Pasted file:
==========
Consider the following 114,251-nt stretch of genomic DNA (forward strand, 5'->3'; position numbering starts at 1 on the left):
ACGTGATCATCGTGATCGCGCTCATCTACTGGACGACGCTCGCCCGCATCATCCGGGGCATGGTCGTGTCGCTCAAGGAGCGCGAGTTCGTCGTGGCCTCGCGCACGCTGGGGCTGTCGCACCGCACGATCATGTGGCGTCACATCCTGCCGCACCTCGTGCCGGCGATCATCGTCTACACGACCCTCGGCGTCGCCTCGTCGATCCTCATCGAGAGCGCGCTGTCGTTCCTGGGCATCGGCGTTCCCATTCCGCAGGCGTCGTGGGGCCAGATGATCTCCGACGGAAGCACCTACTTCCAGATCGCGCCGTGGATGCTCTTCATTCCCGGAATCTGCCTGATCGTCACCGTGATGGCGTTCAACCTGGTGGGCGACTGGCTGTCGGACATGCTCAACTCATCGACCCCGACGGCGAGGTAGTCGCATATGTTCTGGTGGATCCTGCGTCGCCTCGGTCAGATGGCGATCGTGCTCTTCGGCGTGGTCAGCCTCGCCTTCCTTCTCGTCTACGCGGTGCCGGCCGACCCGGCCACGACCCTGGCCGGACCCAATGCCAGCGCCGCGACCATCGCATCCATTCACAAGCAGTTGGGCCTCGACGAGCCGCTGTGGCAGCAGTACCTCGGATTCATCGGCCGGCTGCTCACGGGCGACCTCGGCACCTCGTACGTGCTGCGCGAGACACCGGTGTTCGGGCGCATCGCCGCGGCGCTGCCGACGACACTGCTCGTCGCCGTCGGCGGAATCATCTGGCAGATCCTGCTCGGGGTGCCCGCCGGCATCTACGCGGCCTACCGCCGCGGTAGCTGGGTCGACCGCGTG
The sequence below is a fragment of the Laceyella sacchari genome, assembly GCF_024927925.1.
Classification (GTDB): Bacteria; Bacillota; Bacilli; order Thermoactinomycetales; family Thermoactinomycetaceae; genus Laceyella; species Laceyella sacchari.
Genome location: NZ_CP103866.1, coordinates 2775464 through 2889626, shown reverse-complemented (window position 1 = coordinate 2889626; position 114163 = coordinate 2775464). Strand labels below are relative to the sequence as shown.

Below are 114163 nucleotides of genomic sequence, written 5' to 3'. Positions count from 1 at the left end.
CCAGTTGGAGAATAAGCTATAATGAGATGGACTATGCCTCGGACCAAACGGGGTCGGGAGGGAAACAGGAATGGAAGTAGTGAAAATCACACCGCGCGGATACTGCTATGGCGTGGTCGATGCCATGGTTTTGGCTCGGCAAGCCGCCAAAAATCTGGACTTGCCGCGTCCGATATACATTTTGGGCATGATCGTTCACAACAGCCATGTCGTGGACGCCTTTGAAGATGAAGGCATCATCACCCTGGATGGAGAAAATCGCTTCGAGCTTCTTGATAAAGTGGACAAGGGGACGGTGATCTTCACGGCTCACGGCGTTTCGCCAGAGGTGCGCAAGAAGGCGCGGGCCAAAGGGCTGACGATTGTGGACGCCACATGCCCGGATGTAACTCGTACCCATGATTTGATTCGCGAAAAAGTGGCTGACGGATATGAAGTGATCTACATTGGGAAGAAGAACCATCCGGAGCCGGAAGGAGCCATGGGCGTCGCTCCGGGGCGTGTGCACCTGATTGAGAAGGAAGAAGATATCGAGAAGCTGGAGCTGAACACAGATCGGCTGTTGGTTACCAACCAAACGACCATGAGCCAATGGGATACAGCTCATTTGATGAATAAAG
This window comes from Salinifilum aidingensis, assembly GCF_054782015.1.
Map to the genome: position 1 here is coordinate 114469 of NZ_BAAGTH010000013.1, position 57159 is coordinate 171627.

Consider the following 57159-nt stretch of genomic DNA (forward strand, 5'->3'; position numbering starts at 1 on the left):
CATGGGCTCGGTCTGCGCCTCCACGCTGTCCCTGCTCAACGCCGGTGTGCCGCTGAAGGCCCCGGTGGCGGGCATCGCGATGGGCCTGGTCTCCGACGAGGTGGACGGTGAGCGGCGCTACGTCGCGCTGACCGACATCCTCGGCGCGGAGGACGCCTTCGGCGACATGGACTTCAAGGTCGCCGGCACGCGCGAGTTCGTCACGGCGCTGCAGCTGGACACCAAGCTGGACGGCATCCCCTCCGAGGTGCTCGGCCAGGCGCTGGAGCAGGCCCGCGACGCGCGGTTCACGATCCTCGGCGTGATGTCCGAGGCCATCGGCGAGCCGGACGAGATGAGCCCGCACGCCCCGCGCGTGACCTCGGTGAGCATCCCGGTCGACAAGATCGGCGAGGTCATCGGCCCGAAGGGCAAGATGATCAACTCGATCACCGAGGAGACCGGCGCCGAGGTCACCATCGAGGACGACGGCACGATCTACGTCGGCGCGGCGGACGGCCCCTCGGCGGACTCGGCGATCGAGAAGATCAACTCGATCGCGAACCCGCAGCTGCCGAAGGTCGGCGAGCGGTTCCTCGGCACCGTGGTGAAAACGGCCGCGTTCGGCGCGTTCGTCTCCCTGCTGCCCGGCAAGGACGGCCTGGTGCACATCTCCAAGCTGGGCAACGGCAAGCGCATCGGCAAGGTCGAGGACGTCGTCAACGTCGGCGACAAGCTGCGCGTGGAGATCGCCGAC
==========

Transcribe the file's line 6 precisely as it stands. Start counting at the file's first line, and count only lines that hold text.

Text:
Below are 114163 nucleotides of genomic sequence, written 5' to 3'. Positions count from 1 at the left end.